abscess . The most common cause of this abscess is infection in the teeth. The mylohyoid line on the inner aspect of the body of the mandible descends on a slant , so that the tips of the roots of the second and third molars are behind and below this
line. Therefore, if these teeth are abscessed, the pus will go into the submandibular space and may spread to the parapharyngeal space . Patients with these infections present with unilateral neck swelling, redness, pain, and fever. Usually, the infected tooth is not painful. Treatment is inci- sion and drainage over the submandibular swelling. Antibiotic coverage should include oral cavity anaerobes . If, however, the tooth roots are above the mylohyoid line, as they are from the first molar forward, the infection will enter the sublingual space , Figure 3.1. This photograph depicts a gentleman with severe Ludwig’s angina. Notice the swollen floor of the mouth and the arched, protruding tongue obstructing the airway.
above and in front of the mylohyoid. This infection will cause the tongue to be pushed up and back, as previously noted. These patients usually will require an awake tracheotomy, as the infection can progress quite rapidly and produce airway obstruction. The firm tongue swelling prevents stan- dard laryngeal exposure with a laryngoscope blade , so intubation should not be attempted. Even if there is no airway obstruction on presentation, it may develop after you operate and drain the pus. This results from postoperative swelling, which can be worse than the swelling on initial presentation. Acute Supraglottic Swelling Angioneurotic edema , either familial or caused by a functional or quanti- tative deficiency of C1-esterase inhibitor , can also result in dramatic swelling of the tongue, pharyngeal tissues, and the supraglottic airway (Figure 3.2). Swelling can progress rapidly, and oral intubation may quickly become impossible, requiring an urgent surgical airway. Common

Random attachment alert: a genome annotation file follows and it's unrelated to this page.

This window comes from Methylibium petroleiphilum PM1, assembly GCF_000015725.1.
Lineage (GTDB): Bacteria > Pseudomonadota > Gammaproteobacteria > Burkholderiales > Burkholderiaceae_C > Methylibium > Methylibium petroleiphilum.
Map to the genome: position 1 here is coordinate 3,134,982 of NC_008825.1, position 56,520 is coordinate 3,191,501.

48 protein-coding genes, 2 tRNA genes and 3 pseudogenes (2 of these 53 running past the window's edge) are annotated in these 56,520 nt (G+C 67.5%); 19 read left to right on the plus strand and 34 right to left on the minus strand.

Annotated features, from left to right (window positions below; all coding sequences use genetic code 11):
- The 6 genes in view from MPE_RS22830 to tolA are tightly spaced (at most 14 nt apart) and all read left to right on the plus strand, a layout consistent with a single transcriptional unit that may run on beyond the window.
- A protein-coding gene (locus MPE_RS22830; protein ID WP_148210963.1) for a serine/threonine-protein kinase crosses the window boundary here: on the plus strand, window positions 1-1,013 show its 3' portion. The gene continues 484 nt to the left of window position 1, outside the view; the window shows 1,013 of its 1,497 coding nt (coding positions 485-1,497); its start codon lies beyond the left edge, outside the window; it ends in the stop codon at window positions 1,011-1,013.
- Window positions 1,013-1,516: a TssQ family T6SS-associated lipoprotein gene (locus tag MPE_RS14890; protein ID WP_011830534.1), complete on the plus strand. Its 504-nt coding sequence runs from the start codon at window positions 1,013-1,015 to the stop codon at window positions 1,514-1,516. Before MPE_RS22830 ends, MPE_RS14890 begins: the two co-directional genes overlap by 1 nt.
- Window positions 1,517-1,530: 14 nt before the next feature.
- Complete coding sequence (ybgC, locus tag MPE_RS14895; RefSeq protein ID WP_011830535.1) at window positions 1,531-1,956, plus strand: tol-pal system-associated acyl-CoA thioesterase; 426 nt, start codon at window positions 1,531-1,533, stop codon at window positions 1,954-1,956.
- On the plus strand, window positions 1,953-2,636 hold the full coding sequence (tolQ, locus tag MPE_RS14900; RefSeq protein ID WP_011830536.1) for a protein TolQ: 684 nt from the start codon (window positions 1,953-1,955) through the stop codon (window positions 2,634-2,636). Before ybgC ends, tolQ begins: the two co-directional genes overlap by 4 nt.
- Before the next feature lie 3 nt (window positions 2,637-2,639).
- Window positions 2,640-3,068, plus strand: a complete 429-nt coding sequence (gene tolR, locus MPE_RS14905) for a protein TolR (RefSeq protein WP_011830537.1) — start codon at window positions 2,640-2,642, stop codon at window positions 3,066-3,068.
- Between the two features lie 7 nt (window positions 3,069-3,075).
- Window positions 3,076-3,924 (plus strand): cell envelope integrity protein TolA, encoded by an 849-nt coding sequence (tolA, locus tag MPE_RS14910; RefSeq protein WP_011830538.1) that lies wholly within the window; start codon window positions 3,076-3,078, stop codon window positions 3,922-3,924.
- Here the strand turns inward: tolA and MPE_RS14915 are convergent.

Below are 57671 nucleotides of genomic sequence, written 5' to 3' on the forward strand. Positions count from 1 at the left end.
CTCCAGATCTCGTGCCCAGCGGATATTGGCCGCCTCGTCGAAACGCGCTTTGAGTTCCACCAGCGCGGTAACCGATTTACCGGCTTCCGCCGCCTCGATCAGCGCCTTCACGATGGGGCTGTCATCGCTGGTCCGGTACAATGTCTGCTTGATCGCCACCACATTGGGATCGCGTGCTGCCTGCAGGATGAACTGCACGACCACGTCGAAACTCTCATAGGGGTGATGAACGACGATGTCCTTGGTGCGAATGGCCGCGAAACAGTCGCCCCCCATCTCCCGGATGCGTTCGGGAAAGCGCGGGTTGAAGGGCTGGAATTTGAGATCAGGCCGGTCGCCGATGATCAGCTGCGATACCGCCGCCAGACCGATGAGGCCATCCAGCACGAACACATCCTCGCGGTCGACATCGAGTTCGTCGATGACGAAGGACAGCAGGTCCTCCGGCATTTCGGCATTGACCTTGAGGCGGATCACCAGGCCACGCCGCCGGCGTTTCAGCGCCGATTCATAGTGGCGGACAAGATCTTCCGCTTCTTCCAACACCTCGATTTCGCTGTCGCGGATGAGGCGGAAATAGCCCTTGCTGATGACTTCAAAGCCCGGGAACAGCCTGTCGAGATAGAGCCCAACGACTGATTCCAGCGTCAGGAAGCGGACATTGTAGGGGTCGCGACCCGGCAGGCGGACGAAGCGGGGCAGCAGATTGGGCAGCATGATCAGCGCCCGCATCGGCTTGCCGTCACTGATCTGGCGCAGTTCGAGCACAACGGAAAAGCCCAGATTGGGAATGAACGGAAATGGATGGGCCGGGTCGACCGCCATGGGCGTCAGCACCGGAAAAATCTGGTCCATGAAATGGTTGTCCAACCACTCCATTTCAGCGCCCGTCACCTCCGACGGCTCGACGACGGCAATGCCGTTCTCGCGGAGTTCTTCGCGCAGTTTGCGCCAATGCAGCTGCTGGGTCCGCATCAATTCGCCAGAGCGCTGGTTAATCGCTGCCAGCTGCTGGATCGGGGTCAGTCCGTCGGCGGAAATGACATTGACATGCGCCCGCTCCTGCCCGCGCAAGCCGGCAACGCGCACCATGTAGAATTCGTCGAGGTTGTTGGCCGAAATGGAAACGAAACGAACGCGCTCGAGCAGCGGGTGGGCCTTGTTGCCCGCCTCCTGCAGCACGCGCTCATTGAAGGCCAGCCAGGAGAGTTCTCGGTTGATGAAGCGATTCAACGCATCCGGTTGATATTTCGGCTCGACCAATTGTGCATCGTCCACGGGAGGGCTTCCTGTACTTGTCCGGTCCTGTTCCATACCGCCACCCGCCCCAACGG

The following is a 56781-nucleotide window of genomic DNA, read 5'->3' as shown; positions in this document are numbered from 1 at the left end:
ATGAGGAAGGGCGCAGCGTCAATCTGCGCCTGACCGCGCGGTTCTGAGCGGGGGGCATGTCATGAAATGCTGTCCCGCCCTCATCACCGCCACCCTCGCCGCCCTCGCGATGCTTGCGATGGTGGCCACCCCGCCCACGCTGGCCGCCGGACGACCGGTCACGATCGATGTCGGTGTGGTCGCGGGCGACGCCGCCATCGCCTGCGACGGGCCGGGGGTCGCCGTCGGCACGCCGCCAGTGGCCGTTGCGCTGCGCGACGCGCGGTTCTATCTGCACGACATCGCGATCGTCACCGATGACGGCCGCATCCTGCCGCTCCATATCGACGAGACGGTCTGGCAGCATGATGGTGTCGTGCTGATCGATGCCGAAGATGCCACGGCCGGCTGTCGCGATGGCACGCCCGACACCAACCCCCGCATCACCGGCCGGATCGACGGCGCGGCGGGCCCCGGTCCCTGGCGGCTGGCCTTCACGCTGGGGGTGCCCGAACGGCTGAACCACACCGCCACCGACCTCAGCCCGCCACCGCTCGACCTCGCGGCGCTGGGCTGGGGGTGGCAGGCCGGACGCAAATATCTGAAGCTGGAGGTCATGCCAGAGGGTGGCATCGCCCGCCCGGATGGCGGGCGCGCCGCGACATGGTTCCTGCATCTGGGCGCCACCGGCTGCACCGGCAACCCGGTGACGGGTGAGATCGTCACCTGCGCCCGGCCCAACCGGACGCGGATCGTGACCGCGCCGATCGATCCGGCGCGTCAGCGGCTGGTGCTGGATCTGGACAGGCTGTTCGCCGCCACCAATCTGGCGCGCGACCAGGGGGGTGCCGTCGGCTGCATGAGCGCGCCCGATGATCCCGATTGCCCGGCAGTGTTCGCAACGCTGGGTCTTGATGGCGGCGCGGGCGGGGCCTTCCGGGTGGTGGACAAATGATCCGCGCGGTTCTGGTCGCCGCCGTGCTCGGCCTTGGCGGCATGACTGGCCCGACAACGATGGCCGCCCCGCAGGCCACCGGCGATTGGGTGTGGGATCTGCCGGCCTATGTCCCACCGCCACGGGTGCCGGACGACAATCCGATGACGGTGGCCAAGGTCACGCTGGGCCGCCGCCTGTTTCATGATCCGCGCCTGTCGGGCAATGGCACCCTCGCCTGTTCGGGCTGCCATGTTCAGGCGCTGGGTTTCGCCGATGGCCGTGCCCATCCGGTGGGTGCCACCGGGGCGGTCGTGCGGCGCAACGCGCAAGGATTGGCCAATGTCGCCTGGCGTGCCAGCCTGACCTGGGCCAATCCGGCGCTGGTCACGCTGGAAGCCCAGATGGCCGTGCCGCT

medical treatments are IV steroids, and H1 and H2 histamine blockers. Peritonsillar Abscess This condition is a collection of puru- lence in the space between the tonsil and the pharyngeal constrictor. Typically, the patient will report an untreated sore throat for several days, which has now gotten worse on one side. The hallmark signs of peritonsillar abscess are fullness of the anterior tonsillar pillar, uvular deviation away from the side of the abscess, a “hot potato” voice, and, in some patients, trismus (difficulty opening the jaws). Treatment includes drainage or aspiration, adequate pain control, and antibi- otics. Tonsillectomy may be indi- cated, depending on the patient’s history.
Figure 3.2. Lateral neck, soft-tissue x-ray of a child with acute epiglottis. Note the lack of definition of the epiglottis, often referred to as a “thumb sign” (see Chapter 17, Pediatric Otolaryngology). This can occur as a result of infections—e.g., epiglottitis, which was once common in children. Today, however, these infections are rare because of the widespread use of vaccination against Haemophilus influenzae . Epiglottic or supraglottic edema prevents swallowing. Early recognition of the constellation of noisy breathing, high fever, drooling, and the characteristic posture— sitting upright with the jaw thrust forward—may be lifesaving. Relaxation and an upright position keep the airway open. These children must not be examined until after the airway is secured.
Primary Care Otolaryngology